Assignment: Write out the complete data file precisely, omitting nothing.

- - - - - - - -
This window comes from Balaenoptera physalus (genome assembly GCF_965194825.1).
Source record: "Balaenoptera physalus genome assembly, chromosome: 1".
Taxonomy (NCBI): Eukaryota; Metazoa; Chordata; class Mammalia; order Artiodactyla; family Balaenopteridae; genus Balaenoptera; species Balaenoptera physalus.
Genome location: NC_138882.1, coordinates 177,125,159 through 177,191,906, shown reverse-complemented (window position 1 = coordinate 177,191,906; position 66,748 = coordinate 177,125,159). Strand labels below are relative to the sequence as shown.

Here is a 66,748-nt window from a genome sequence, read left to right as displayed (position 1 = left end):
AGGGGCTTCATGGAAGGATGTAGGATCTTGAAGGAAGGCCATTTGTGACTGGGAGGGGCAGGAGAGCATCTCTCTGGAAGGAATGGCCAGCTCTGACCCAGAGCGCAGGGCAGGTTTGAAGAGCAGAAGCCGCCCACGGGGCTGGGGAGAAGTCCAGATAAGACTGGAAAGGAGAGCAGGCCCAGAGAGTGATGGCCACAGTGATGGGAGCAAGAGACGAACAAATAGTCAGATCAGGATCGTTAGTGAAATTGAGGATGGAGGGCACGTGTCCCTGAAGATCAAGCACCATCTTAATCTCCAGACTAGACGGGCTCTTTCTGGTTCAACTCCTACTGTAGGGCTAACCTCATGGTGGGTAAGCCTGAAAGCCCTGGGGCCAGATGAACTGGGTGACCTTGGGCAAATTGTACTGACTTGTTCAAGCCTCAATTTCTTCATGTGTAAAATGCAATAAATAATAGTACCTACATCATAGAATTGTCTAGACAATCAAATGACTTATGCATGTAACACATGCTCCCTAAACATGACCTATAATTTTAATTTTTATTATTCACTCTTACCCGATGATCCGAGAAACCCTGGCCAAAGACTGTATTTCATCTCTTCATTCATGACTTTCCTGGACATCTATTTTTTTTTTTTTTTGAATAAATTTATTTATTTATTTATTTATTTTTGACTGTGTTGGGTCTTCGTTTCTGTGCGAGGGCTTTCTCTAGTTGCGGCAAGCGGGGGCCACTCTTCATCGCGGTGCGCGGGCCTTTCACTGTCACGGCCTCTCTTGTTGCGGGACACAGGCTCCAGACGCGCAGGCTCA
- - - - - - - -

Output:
This window comes from Balaenoptera physalus (genome assembly GCF_965194825.1).
Source record: "Balaenoptera physalus genome assembly, chromosome: 1".
Taxonomy (NCBI): Eukaryota; Metazoa; Chordata; class Mammalia; order Artiodactyla; family Balaenopteridae; genus Balaenoptera; species Balaenoptera physalus.
Genome location: NC_138882.1, coordinates 177,125,159 through 177,191,906, shown reverse-complemented (window position 1 = coordinate 177,191,906; position 66,748 = coordinate 177,125,159). Strand labels below are relative to the sequence as shown.

Here is a 66,748-nt window from a genome sequence, read left to right as displayed (position 1 = left end):
AGGGGCTTCATGGAAGGATGTAGGATCTTGAAGGAAGGCCATTTGTGACTGGGAGGGGCAGGAGAGCATCTCTCTGGAAGGAATGGCCAGCTCTGACCCAGAGCGCAGGGCAGGTTTGAAGAGCAGAAGCCGCCCACGGGGCTGGGGAGAAGTCCAGATAAGACTGGAAAGGAGAGCAGGCCCAGAGAGTGATGGCCACAGTGATGGGAGCAAGAGACGAACAAATAGTCAGATCAGGATCGTTAGTGAAATTGAGGATGGAGGGCACGTGTCCCTGAAGATCAAGCACCATCTTAATCTCCAGACTAGACGGGCTCTTTCTGGTTCAACTCCTACTGTAGGGCTAACCTCATGGTGGGTAAGCCTGAAAGCCCTGGGGCCAGATGAACTGGGTGACCTTGGGCAAATTGTACTGACTTGTTCAAGCCTCAATTTCTTCATGTGTAAAATGCAATAAATAATAGTACCTACATCATAGAATTGTCTAGACAATCAAATGACTTATGCATGTAACACATGCTCCCTAAACATGACCTATAATTTTAATTTTTATTATTCACTCTTACCCGATGATCCGAGAAACCCTGGCCAAAGACTGTATTTCATCTCTTCATTCATGACTTTCCTGGACATCTATTTTTTTTTTTTTTTGAATAAATTTATTTATTTATTTATTTATTTTTGACTGTGTTGGGTCTTCGTTTCTGTGCGAGGGCTTTCTCTAGTTGCGGCAAGCGGGGGCCACTCTTCATCGCGGTGCGCGGGCCTTTCACTGTCACGGCCTCTCTTGTTGCGGGACACAGGCTCCAGACGCGCAGGCTCA